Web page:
THE 5 C'S OF SWITZERLAND
THERE ARE PLENTY OF CLICHES ABOUT SWITZERLAND- AND THEY ALL BEGIN WITH C. BUT WHAT'S NOT TO LIKE ABOUT CHOCOLATE, CHALETS, CHEESE, COWBELLS AND CUCKOO CLOCKS? ASKS FLIC EVERETT
Possibly the most delicious thing about Switzerland, Swiss chocolate comes from various factories all over the country; such as Cailler- now Nestle- the very first chocolate manufacturer to settle here in 1819.
In 1875, Daniel Peter of Vevey invented milk chocolate, and ensured that Swiss cows were in work indefinitely. Lindt, Suchard, Bloch, Tobler and more followed. It's just as well, because despite the industry now being worth well over £1 billion a year, the Swiss eat most of it themselves; gobbling up 54% of what's produced.
Visitors can enjoy seeing the production process of what remains, however, in factories such as Cailler-Nestle at Broc; arriving there in the Chocolate Train for a tour; or Alprose in Lugano. Swiss chocolate is of fabulous quality, made with milk from happy cows, whose many stomachs are filled with lush meadow grass and sparkling spring water.
Cliche Rating: 4/5 but it's so nice, nobody cares if it's a cliche.
"Swiss cheese, if you're American, just means 'cheese with holes.' The fools..."
The well-known chalet style beloved of weather-houses, novelty sheds, and actual homes if you happen to live in the Bernese Oberland, actually originated in Germany in the early 1800s, and was exported to Scandinavia and parts of America. The chalet style means wooden walls, gabled, gently sloped roofs, exposed beams, decorative shutters and carvings, balconies.
They may also have apple-cheeked, happy farmers outside doing useful, rural things involving cheese and chickens.
Originally 'chalet' meant the hut of a herder on the mountain, and some were used as summer farms, left for winter when snow fell on the mountains.
When tourists began to come to Switzerland after the railways were built, chalets became popular ski lodges- and were made famous by the Chalet School books, by Elinor Brent-Dyer, published between 1925 and 1970, all about a school in a beautiful, Swiss chalet.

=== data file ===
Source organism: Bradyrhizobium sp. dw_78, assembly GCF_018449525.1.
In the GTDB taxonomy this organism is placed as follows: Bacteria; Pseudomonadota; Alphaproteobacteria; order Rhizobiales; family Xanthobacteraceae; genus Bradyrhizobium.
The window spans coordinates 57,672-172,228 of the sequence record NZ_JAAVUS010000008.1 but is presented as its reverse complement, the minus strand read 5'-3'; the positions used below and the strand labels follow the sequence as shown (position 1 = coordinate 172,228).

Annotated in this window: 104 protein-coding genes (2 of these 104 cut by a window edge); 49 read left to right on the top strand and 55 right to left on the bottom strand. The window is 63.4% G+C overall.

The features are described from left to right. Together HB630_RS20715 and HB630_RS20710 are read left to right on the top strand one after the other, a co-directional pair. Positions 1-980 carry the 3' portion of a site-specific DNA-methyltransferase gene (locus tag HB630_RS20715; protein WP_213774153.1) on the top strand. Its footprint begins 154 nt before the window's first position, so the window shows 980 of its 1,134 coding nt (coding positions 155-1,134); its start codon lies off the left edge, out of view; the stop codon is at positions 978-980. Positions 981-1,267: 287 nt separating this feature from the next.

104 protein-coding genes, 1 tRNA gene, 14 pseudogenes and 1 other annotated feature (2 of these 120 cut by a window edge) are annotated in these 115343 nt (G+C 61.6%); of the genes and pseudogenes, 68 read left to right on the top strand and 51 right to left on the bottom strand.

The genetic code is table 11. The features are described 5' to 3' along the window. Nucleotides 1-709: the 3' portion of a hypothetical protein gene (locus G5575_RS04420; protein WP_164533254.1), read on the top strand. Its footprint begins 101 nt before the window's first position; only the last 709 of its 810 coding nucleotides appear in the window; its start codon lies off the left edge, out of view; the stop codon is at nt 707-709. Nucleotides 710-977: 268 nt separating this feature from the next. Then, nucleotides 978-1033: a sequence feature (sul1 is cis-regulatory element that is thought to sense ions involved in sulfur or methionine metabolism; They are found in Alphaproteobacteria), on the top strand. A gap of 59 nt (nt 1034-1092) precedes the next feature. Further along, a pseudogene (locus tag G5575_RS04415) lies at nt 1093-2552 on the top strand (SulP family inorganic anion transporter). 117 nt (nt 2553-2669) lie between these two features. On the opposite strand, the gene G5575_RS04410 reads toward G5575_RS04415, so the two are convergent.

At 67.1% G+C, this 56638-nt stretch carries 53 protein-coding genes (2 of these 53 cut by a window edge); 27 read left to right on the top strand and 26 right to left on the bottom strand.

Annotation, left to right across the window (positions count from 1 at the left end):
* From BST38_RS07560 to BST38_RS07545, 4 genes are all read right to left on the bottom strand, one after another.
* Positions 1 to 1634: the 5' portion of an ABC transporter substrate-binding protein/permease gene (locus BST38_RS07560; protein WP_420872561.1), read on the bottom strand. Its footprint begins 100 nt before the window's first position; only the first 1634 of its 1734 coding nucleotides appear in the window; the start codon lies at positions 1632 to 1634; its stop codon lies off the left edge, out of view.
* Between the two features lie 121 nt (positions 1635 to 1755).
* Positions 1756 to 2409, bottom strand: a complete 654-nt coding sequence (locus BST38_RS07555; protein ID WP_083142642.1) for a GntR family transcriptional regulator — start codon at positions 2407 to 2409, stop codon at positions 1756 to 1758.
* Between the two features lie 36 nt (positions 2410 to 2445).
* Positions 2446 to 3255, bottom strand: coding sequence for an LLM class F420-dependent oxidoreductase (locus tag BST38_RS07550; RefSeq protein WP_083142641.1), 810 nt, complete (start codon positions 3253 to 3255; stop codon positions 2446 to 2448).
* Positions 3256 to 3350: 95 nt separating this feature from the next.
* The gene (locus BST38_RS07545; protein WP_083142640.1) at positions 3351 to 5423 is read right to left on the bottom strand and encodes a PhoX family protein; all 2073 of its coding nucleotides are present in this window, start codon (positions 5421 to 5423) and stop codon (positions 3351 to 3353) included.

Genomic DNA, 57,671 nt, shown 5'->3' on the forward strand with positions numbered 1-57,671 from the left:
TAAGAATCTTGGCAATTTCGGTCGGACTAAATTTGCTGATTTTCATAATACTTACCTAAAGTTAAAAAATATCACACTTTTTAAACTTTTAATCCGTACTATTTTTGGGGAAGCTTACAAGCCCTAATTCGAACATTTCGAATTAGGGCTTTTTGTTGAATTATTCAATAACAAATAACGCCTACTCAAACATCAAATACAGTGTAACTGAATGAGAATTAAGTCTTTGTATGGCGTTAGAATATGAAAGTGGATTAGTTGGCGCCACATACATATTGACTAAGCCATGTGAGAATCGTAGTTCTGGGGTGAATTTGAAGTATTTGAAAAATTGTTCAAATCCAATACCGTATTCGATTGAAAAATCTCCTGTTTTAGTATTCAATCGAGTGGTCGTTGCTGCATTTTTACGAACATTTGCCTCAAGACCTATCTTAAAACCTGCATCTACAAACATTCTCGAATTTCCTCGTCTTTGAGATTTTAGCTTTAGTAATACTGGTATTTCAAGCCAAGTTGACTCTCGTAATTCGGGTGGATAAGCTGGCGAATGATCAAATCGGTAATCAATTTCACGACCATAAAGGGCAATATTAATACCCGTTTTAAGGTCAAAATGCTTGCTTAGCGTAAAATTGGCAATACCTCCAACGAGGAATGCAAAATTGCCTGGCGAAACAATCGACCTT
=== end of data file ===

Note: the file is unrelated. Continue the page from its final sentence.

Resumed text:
Now, new hotels are often built in the chalet style, as it's become so emblematic of Switzerland.
Cliche rating: 3/5 Charming and traditional, but not a huge cliche, unless your name is Heidi. Though actually, she was Austrian.
Swiss cheese, if you're American, just means 'cheese with holes.' The fools. Because Switzerland is home to many wondrous cheeses- over 450 varieties, in fact- and whilst Emmenthal is rightly famed for its hole-ridden cheeses, others, such as Vacherin, Mont D'Or, Raclette, Appenzeller or Gruyere, are hole-free and equally Swiss.
Emmenthal's holes are called 'eyes', and if you can cope with the idea of cheese watching you eat it; its nutty taste is exquisite. (Even more creepily, eye-less cheese is known as 'blind.')
The holes are created by carbon dioxide formed by bacteria added late in the process. Remember, the bigger the eyes, the bigger the flavour. (And the guiltier you might feel.)
Cliche rating: 2/5 because our idea of Swiss cheese is usually wrong. It's not always the kind used as bait in Tom & Jerry cartoons.
"Like an idiot, he picks the cowbell, which is, apparently the correct choice..."
4. COW BELLS
Cow bells are not just there to create the romantic tinkling sound at the start of European films set in rural areas.
They are, of course, to help farmers locate their cows, should they get too bold and wander off along the mountain. Made of brass, bronze or copper, and attached with a leather strap, the Swiss bells are often decorated with raised pictures of alpine flowers.
Swiss folklore offers the story of the Simmenthal, in which a young cowherd wanders inside a mountain (we don't find out how), meets a beautiful woman and is asked to choose between her, some gold coins, and a large cowbell. Like an idiot, he picks the cowbell, which is, apparently the correct choice.
Cow bells come into their own in autumn when the cows come down from the high pastures.The “Alpabzug” procession is led by the best cows, which have garlands on their horns, and are awarded special cowbells, according to their prettiness and milk production over the summer, very much like a bovine Miss World contest. “I just want to eat grass and unite cows everywhere.”
Cliche rating: 2/5 as lots of countries use cow bells- and the cow contest is wildly eccentric enough to avoid cliche.
5. CUCKOO CLOCKS
“In Switzerland, they had brotherly love, 500 years of democracy and peace, and what did they produce? The cuckoo clock." Harry Lime's speech from The Third Man is brilliantly put- but in truth, the clock was not a Swiss invention- it originated from the Black Forest area of Germany, depicting little wooden hunting scenes.
But by the 18th century, clocks were produced in Switzerland, with little mechanical cuckoos. The best known clock company is Lötscher- its HQ is based near Zurich, and its wood carving section in Brienz.
The company makes the traditional Linden-wood chalet- style cuckoo clocks, with meticulous care- and they're very expensive as a result. The cuckoo sound is produced by a mechanism that releases air into two tiny pipes, and produces the two-note sound.
Cliche rating: 5/5. Ironic, as Switzerland didn't even invent them.